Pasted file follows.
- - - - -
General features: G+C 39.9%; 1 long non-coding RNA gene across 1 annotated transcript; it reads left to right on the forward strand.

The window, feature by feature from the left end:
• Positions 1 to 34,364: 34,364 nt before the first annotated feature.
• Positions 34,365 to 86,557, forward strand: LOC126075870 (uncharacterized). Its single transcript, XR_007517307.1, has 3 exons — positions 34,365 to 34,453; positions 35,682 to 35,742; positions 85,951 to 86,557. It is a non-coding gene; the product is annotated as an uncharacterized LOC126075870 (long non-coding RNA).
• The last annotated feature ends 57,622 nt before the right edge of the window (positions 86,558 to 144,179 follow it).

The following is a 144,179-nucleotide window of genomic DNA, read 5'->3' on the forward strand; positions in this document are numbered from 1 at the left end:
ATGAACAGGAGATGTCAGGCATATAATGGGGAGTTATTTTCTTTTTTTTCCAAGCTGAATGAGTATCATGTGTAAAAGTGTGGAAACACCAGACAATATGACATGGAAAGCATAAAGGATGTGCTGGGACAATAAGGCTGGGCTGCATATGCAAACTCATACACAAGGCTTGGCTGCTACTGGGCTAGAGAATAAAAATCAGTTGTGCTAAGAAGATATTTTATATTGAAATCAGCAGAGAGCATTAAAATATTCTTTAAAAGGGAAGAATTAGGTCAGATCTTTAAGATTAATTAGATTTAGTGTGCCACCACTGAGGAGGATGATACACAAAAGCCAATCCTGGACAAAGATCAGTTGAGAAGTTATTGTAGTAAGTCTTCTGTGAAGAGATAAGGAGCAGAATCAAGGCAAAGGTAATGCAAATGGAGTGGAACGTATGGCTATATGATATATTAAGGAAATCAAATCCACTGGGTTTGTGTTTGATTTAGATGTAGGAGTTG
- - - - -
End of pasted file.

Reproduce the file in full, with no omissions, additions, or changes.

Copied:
General features: G+C 39.9%; 1 long non-coding RNA gene across 1 annotated transcript; it reads left to right on the forward strand.

The window, feature by feature from the left end:
• Positions 1 to 34,364: 34,364 nt before the first annotated feature.
• Positions 34,365 to 86,557, forward strand: LOC126075870 (uncharacterized). Its single transcript, XR_007517307.1, has 3 exons — positions 34,365 to 34,453; positions 35,682 to 35,742; positions 85,951 to 86,557. It is a non-coding gene; the product is annotated as an uncharacterized LOC126075870 (long non-coding RNA).
• The last annotated feature ends 57,622 nt before the right edge of the window (positions 86,558 to 144,179 follow it).

The following is a 144,179-nucleotide window of genomic DNA, read 5'->3' on the forward strand; positions in this document are numbered from 1 at the left end:
ATGAACAGGAGATGTCAGGCATATAATGGGGAGTTATTTTCTTTTTTTTCCAAGCTGAATGAGTATCATGTGTAAAAGTGTGGAAACACCAGACAATATGACATGGAAAGCATAAAGGATGTGCTGGGACAATAAGGCTGGGCTGCATATGCAAACTCATACACAAGGCTTGGCTGCTACTGGGCTAGAGAATAAAAATCAGTTGTGCTAAGAAGATATTTTATATTGAAATCAGCAGAGAGCATTAAAATATTCTTTAAAAGGGAAGAATTAGGTCAGATCTTTAAGATTAATTAGATTTAGTGTGCCACCACTGAGGAGGATGATACACAAAAGCCAATCCTGGACAAAGATCAGTTGAGAAGTTATTGTAGTAAGTCTTCTGTGAAGAGATAAGGAGCAGAATCAAGGCAAAGGTAATGCAAATGGAGTGGAACGTATGGCTATATGATATATTAAGGAAATCAAATCCACTGGGTTTGTGTTTGATTTAGATGTAGGAGTTG